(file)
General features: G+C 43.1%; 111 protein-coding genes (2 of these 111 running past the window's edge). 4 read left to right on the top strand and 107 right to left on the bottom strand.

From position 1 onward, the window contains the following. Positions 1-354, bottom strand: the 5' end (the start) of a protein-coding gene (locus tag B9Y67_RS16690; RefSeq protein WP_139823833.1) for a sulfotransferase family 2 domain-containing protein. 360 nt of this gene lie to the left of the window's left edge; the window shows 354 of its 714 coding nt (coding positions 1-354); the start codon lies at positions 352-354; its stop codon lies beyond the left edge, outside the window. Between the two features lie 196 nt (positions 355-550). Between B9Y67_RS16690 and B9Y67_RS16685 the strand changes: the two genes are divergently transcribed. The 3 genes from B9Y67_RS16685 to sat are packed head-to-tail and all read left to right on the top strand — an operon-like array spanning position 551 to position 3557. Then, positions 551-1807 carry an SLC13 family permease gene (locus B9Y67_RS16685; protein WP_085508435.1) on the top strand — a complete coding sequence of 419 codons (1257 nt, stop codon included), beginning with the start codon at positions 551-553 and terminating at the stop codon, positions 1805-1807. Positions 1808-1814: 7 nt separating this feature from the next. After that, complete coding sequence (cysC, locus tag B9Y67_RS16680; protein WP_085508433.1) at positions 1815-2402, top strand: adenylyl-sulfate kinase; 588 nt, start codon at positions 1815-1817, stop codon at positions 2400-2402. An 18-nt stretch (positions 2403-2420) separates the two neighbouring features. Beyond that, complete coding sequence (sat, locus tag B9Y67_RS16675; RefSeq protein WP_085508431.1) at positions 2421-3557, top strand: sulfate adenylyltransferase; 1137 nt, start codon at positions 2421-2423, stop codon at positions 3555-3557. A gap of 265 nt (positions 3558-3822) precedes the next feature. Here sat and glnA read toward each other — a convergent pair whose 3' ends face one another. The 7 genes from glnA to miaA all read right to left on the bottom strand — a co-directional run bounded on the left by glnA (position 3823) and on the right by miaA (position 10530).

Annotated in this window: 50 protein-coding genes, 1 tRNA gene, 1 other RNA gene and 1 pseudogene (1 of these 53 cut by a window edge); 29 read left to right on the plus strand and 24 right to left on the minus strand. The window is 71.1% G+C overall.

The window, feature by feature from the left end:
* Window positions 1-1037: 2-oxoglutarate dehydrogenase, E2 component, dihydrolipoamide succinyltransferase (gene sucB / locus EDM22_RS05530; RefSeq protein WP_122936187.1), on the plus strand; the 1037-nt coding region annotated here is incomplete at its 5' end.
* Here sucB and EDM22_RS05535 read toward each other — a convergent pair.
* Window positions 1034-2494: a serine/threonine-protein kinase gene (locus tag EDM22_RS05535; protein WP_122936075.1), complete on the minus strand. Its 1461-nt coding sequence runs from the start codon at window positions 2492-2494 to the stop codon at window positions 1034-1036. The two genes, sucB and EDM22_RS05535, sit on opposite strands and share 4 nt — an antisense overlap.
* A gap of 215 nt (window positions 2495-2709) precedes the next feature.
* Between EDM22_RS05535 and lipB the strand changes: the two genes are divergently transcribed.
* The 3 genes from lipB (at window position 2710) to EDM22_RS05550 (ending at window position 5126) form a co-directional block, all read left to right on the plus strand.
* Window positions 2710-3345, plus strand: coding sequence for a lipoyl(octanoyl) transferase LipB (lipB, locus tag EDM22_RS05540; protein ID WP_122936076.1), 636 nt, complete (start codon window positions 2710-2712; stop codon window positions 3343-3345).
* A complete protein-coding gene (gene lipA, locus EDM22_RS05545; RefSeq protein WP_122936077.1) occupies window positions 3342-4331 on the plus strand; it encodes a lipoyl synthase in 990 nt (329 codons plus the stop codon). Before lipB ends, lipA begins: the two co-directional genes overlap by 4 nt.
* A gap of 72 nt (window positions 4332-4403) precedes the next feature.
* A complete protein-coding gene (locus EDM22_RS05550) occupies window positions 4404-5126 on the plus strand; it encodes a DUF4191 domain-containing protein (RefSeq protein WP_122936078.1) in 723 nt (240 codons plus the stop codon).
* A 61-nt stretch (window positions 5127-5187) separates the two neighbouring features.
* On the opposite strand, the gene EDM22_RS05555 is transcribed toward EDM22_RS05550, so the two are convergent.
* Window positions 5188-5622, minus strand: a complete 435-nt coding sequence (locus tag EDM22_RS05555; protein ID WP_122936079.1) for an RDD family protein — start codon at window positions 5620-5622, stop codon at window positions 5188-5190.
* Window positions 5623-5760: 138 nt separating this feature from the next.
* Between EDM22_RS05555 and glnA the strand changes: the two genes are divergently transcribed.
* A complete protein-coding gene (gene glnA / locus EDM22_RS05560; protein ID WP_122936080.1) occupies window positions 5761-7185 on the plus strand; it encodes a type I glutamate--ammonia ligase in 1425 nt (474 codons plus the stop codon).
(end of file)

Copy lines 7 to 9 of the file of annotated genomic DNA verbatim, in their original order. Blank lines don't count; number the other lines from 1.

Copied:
* Window positions 1034-2494: a serine/threonine-protein kinase gene (locus tag EDM22_RS05535; protein WP_122936075.1), complete on the minus strand. Its 1461-nt coding sequence runs from the start codon at window positions 2492-2494 to the stop codon at window positions 1034-1036. The two genes, sucB and EDM22_RS05535, sit on opposite strands and share 4 nt — an antisense overlap.
* A gap of 215 nt (window positions 2495-2709) precedes the next feature.
* Between EDM22_RS05535 and lipB the strand changes: the two genes are divergently transcribed.